Joseph A. Gilfillan and family papers, 1872-1940.


Gilfillan, J. A. (Joseph Alexander), 1838-1913. Joseph A. Gilfillan and family papers, 1872-1940.

Joseph A. Gilfillan and family papers, 1872-1940.

Correspondence, articles, translations, and miscellany concerning Gilfillan's work as a Protestant Episcopal missionary on the White Earth Indian Reservation (1872-1898) and his study of Ojibwe language and culture.

1.25 cu. ft. (3 boxes and 1 microfilm reel).

Related Entities

There are 17 Entities related to this resource.

Smith, George W. (George William), 1936- (person)

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St. Paul's Protestant Episcopal Church (Duluth, Minn.). (corporateBody)

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Episcopal Church (corporateBody)

In 1982, the General Convention of the Church deleted the words "Protestant" and "in the United States of America" from the official title of the Church, making it the Episcopal Church. From the description of Records of the Protestant Episcopal Church of the United States of America, Domestic and Foreign Missionary Society, 1823-1975 (inclusive). (Yale University). WorldCat record id: 702152635 ...

Mackall, Benjamin F. (Benjamin Franklin), 1851-1935 (person)

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Upham, Warren, 1850-1934 (person)

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Harriet Woodbridge Gilfillan was a proletarian writer from Kalamazoo, Michigan, who as Lauren Gilfillan wrote "I went to pit college," a novel based on her experiences living in Pennsylvania mining town. From the description of Lauren Gilfillan papers, 1921-1999, bulk 1921-1938. (University of Michigan). WorldCat record id: 244825848 Lauren Gilfillan was the pseudonym of Harriet Woodbridge Gilfillan. She was born in 1909 in Washington DC, but eventually came to live in Kalam...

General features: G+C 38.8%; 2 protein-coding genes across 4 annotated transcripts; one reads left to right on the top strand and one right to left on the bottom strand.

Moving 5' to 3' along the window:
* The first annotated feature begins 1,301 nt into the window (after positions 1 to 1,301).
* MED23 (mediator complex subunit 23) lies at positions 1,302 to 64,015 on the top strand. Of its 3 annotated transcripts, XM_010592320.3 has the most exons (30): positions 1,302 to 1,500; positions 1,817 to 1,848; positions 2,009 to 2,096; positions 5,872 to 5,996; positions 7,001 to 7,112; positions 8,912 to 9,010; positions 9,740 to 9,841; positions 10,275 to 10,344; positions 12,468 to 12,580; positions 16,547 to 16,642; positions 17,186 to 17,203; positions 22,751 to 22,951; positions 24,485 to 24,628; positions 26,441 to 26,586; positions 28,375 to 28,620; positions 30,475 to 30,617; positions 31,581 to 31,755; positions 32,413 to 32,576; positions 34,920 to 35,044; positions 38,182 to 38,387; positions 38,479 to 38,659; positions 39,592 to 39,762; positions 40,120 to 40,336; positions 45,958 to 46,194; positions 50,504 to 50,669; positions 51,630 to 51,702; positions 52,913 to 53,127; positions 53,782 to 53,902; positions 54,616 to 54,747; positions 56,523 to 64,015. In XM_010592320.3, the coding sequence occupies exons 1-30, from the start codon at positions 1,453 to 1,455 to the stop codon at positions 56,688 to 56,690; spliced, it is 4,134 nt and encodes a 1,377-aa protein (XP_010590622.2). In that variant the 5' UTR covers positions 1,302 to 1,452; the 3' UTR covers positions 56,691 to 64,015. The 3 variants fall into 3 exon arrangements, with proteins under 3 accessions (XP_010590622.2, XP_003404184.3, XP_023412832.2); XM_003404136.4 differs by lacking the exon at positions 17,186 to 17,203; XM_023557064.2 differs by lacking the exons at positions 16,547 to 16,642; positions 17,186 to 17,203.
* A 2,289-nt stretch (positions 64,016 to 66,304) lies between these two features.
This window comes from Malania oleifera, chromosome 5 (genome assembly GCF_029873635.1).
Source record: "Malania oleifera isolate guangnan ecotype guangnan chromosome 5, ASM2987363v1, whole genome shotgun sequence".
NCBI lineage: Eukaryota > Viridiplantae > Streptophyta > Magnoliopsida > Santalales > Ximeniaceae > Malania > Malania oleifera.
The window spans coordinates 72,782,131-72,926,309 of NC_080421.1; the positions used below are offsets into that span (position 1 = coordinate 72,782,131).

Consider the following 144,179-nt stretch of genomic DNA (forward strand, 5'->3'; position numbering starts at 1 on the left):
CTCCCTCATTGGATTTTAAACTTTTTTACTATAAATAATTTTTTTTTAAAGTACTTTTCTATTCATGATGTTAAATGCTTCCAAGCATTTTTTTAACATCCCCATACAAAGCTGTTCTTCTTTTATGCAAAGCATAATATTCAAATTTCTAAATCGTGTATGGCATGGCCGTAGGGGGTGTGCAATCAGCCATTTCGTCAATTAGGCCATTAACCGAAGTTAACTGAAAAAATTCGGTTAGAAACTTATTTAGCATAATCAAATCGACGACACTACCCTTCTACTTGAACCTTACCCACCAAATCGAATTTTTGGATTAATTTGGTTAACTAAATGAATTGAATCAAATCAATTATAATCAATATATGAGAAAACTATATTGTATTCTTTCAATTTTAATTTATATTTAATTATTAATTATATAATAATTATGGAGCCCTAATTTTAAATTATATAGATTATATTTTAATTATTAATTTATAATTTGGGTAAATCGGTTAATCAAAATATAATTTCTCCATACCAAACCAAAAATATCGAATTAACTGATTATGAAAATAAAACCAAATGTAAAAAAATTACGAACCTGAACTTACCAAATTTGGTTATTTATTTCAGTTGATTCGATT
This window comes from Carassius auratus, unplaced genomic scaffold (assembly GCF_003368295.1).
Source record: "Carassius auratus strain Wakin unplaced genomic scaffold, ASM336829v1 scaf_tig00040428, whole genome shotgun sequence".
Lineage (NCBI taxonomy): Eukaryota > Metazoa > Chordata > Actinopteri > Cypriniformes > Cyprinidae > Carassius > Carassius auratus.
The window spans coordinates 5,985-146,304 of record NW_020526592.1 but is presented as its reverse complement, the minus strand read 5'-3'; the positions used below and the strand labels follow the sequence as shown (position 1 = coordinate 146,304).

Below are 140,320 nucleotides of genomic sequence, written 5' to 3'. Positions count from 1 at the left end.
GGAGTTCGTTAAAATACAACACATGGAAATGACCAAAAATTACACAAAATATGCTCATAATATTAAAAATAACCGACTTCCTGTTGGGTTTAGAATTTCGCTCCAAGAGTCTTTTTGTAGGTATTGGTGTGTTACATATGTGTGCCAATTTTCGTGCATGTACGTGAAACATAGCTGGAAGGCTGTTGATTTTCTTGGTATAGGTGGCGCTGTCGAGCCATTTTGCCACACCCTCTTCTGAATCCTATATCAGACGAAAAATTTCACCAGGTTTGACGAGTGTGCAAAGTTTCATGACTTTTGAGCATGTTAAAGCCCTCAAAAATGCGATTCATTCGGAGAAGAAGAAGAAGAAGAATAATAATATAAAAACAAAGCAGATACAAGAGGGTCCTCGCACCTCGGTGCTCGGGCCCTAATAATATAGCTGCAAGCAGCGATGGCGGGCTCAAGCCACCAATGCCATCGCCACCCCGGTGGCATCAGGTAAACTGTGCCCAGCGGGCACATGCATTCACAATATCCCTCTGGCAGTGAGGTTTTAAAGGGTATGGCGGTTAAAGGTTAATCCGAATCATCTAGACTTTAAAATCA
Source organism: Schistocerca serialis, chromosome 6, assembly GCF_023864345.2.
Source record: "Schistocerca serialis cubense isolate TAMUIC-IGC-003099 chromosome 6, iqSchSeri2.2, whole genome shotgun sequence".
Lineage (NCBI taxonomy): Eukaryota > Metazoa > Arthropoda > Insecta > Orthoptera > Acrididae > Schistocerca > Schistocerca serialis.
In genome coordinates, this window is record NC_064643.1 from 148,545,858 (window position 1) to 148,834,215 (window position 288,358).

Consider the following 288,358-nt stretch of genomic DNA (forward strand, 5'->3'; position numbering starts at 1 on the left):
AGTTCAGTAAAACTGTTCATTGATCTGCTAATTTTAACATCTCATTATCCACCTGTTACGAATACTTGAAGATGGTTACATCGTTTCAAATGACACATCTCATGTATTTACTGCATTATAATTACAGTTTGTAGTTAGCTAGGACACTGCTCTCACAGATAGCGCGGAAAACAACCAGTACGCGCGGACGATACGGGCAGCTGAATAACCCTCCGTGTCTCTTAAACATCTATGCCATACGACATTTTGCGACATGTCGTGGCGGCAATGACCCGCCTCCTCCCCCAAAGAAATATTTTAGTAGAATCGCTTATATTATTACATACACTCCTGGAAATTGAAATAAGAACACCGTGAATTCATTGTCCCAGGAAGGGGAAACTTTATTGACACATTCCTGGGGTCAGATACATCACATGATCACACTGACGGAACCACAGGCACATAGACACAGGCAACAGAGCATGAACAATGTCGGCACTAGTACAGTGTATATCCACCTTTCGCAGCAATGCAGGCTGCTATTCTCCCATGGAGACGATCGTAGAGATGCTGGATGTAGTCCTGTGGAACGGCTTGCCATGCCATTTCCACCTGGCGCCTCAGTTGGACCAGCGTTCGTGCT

Dunn, Jacob Piatt, 1855-1924 (person)

Jacob Piatt Dunn was a prominent journalist, historian, and political figure as well as Secretary of the Indiana Historical Society from 1886 until his death in 1924. He practiced law in Indianapolis for three years then moved to Colorado where he started writing for newspapers. He returned to Indianapolis in 1884 to practice law. He did so for four years until taking a job with the Indianapolis Journal. He later worked for three other local newspapers. He is best known for writing several books...

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Sela Wright was born in Oberlin, Ohio (July 21, 1816), the son of John and Betsy (Goodrich) Wright, and was educated at Medina Academy and Oberlin College (1841). He joined the newly organized Western Evangelical Missionary Society which later merged with the Union Missionary Society of New York and became the American Missionary Association. He was ordained as a Congregational clergyman at the Red Lake Mission, Minnesota (1843) and served there as a missionary to the Ojibwe Indian band until 18...

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